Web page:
Then suddenly I see movement at the den; a small, light-gray wolf that some call "Peanut". She is a frequent babysitter. She comes out of the natal den and moves down to the bow log. Then suddenly more wolves appear in the flats below Secret Passage. Peanut may have heard them or smelled them, but I think the she knows they are out there, coming home.

The returning Sloughs remain visible a good while as they cross the flats and then climb the long slope to the den. Eventually my count reaches 14, which is all of them except for the Dark Female, who, alas, is still on the outs with alpha female 380 for some reason. I enjoy seeing each wolf's arrival in the den area, particularly the ones how go up the little hill and stick their noses into the den. It is so heart-warming to see them so curious about the pups. It is also a relief to see, because it is a sure indication that there are still living pups in the den.

***Note: However, later in May, only one pup, a black one, came out of the den. This one lucky fellow is still alive as of July 16th, and will perhaps grow into the most pampered wolf pup in all of Yellowstone. No one knows how many might have been born or why the others did not survive. Several of the female Sloughs looked pregnant in March. So what happened? Were they lost to disease, cold, lack of food? For most of April, alpha female 380 seemed overly stressed, frantically begging for food when the other wolves would return from a hunt. Many observers remarked that the pack in general seemed lax about regurgitating food for the mothers. If 380 was not getting enough food, it would surely have had an effect on her pups. Would 380 have killed pups of the other mothers to keep her own alive? And some of us wonder whether the youth and inexperience of the alpha male 590 (he just turned two this April) might have been a factor. We may never know. ***

I watch the collared gray (630 F) go into the den and come back out. She wanders along the ledge and begins to dig in one of the other den holes. She really puts her back into it and the dirt begins to fly!!!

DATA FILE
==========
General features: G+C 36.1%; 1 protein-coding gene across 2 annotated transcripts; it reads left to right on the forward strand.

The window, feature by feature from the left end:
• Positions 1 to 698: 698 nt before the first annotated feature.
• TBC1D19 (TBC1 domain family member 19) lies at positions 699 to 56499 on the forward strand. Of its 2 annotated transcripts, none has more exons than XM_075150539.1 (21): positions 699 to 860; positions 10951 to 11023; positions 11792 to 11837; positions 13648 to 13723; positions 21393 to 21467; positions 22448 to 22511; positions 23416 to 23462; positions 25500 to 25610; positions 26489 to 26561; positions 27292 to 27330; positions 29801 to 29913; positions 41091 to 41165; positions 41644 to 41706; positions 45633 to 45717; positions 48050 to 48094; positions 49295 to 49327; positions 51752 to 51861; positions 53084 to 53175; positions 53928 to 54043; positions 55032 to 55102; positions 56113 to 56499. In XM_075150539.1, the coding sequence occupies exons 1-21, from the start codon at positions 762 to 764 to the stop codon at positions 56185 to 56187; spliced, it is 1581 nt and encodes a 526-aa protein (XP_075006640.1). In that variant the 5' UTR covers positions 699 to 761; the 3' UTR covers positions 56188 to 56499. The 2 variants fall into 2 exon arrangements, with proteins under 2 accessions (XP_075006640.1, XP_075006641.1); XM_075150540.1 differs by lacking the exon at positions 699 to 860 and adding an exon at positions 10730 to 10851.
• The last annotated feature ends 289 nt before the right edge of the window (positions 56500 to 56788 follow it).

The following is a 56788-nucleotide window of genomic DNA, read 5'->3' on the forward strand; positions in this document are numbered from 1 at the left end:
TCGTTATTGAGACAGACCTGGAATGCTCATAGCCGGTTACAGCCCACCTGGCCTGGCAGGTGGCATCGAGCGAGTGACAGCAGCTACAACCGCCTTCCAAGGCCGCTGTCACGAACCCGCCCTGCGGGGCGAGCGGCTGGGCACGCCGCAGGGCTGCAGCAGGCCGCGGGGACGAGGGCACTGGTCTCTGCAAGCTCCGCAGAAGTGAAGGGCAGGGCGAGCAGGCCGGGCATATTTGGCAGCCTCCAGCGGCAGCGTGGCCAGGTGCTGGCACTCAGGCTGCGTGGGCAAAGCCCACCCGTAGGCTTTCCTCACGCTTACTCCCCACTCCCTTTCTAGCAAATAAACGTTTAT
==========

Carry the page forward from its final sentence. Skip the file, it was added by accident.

The sun has risen and the day has gotten quite warm. It feels really good. I have peeled off several top layers but I'm still in my heavy boots and ski pants! With the action at a lull for the moment, I figure I better head somewhere so I can manage a change of clothes.

Once I do this I feel a lot better. I make a stop at Boulder to look for the poor cow bison. I don't find her but I learn from others that she did finally deliver her fetus. Alas, it was not alive. What's left of it is lying on the side of a hill in the sage. The poor cow was last seen moving toward the river corridor, probably worn out, possibly suffering some internal complications. Poor thing.

I take a drive to the west and eventually grow quite sleepy. I pull over just east of the high bridge for a delightful nap in the shade. When I wake up I find myself very hungry, so I head on to Gardiner for lunch.

On my way back to Lamar I see a marmot dashing about in the jumbled rocks of Blacktail. On the hill east of Wrecker pullout there are several bighorn sheep putting on a show. Then in Little America I watch bison and their babies again. I notice two calves - one is robust and the other brand-new one. The robust calf goes galloping on its little legs and when he stops he finds himself separated from his mom. He heads for the nearest big brown thing but this bison cow is NOT his mother. She pushes him away, rather roughly, having a brand new calf of her own to look after. Then I notice another cow bison to the right, rushing this way and that, frantic to find her little one. This must be the mother of the robust calf. I can't hear it, but I think he is probably bleating pitifully and she could hear him but not see him. In another second, she spies him and bolts over to his side. He stands still, seemingly reluctant to risk another shoving. But she stretches out her head to him and sticks out her tongue, perhaps so he can smell her breath and recognize her. My tears well up as she oh-so-sweetly nuzzles and licks her lost one, calming his fear. He huddles close to her and begins to nurse. All is right with the world again.